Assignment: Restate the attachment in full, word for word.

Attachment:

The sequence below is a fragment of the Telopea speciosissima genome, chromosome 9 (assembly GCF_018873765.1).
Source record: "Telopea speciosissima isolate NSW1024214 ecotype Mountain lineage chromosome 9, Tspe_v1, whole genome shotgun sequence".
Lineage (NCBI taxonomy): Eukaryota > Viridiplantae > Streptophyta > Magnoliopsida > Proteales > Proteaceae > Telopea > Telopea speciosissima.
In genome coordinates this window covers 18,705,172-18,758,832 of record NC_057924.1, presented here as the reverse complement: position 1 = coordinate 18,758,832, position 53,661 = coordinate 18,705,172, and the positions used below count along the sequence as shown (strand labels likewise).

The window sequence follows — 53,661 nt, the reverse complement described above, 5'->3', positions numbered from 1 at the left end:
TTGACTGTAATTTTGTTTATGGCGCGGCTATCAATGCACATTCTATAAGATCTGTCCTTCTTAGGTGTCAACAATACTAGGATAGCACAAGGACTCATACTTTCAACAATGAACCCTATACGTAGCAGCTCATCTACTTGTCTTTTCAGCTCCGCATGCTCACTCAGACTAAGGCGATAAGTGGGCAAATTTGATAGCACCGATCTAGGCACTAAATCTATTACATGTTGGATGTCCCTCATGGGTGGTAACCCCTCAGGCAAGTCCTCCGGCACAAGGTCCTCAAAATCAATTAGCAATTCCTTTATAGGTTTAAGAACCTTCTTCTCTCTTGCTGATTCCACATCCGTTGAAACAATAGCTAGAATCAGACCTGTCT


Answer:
The sequence below is a fragment of the Telopea speciosissima genome, chromosome 9 (assembly GCF_018873765.1).
Source record: "Telopea speciosissima isolate NSW1024214 ecotype Mountain lineage chromosome 9, Tspe_v1, whole genome shotgun sequence".
Lineage (NCBI taxonomy): Eukaryota > Viridiplantae > Streptophyta > Magnoliopsida > Proteales > Proteaceae > Telopea > Telopea speciosissima.
In genome coordinates this window covers 18,705,172-18,758,832 of record NC_057924.1, presented here as the reverse complement: position 1 = coordinate 18,758,832, position 53,661 = coordinate 18,705,172, and the positions used below count along the sequence as shown (strand labels likewise).

The window sequence follows — 53,661 nt, the reverse complement described above, 5'->3', positions numbered from 1 at the left end:
TTGACTGTAATTTTGTTTATGGCGCGGCTATCAATGCACATTCTATAAGATCTGTCCTTCTTAGGTGTCAACAATACTAGGATAGCACAAGGACTCATACTTTCAACAATGAACCCTATACGTAGCAGCTCATCTACTTGTCTTTTCAGCTCCGCATGCTCACTCAGACTAAGGCGATAAGTGGGCAAATTTGATAGCACCGATCTAGGCACTAAATCTATTACATGTTGGATGTCCCTCATGGGTGGTAACCCCTCAGGCAAGTCCTCCGGCACAAGGTCCTCAAAATCAATTAGCAATTCCTTTATAGGTTTAAGAACCTTCTTCTCTCTTGCTGATTCCACATCCGTTGAAACAATAGCTAGAATCAGACCTGTCT